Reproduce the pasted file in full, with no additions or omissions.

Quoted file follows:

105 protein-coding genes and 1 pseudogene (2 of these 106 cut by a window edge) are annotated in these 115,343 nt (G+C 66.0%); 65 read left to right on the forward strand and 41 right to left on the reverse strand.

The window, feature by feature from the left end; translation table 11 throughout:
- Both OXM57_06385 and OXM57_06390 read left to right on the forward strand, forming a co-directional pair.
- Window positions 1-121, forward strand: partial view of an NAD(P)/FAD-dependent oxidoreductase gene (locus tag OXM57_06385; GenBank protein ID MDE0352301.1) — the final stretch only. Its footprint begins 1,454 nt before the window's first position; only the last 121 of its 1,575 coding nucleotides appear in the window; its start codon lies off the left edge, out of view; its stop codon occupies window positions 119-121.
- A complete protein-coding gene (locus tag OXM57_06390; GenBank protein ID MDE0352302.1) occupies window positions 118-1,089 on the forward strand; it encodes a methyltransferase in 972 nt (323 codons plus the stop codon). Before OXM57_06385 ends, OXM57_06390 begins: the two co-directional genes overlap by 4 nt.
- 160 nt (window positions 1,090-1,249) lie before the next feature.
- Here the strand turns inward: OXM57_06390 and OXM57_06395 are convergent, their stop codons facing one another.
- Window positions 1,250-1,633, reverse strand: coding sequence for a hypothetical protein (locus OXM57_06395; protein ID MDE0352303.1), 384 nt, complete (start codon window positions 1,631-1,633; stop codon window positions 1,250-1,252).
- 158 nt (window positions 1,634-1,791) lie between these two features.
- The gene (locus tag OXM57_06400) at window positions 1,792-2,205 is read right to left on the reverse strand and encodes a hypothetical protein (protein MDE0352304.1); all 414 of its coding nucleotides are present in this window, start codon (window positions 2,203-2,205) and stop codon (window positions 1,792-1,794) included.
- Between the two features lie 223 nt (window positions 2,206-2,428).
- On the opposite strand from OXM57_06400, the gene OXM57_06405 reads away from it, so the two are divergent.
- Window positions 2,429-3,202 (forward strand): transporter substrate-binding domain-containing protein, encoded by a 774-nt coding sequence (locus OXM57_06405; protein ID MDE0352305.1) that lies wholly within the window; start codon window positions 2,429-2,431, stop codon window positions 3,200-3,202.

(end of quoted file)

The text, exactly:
105 protein-coding genes and 1 pseudogene (2 of these 106 cut by a window edge) are annotated in these 115,343 nt (G+C 66.0%); 65 read left to right on the forward strand and 41 right to left on the reverse strand.

The window, feature by feature from the left end; translation table 11 throughout:
- Both OXM57_06385 and OXM57_06390 read left to right on the forward strand, forming a co-directional pair.
- Window positions 1-121, forward strand: partial view of an NAD(P)/FAD-dependent oxidoreductase gene (locus tag OXM57_06385; GenBank protein ID MDE0352301.1) — the final stretch only. Its footprint begins 1,454 nt before the window's first position; only the last 121 of its 1,575 coding nucleotides appear in the window; its start codon lies off the left edge, out of view; its stop codon occupies window positions 119-121.
- A complete protein-coding gene (locus tag OXM57_06390; GenBank protein ID MDE0352302.1) occupies window positions 118-1,089 on the forward strand; it encodes a methyltransferase in 972 nt (323 codons plus the stop codon). Before OXM57_06385 ends, OXM57_06390 begins: the two co-directional genes overlap by 4 nt.
- 160 nt (window positions 1,090-1,249) lie before the next feature.
- Here the strand turns inward: OXM57_06390 and OXM57_06395 are convergent, their stop codons facing one another.
- Window positions 1,250-1,633, reverse strand: coding sequence for a hypothetical protein (locus OXM57_06395; protein ID MDE0352303.1), 384 nt, complete (start codon window positions 1,631-1,633; stop codon window positions 1,250-1,252).
- 158 nt (window positions 1,634-1,791) lie between these two features.
- The gene (locus tag OXM57_06400) at window positions 1,792-2,205 is read right to left on the reverse strand and encodes a hypothetical protein (protein MDE0352304.1); all 414 of its coding nucleotides are present in this window, start codon (window positions 2,203-2,205) and stop codon (window positions 1,792-1,794) included.
- Between the two features lie 223 nt (window positions 2,206-2,428).
- On the opposite strand from OXM57_06400, the gene OXM57_06405 reads away from it, so the two are divergent.
- Window positions 2,429-3,202 (forward strand): transporter substrate-binding domain-containing protein, encoded by a 774-nt coding sequence (locus OXM57_06405; protein ID MDE0352305.1) that lies wholly within the window; start codon window positions 2,429-2,431, stop codon window positions 3,200-3,202.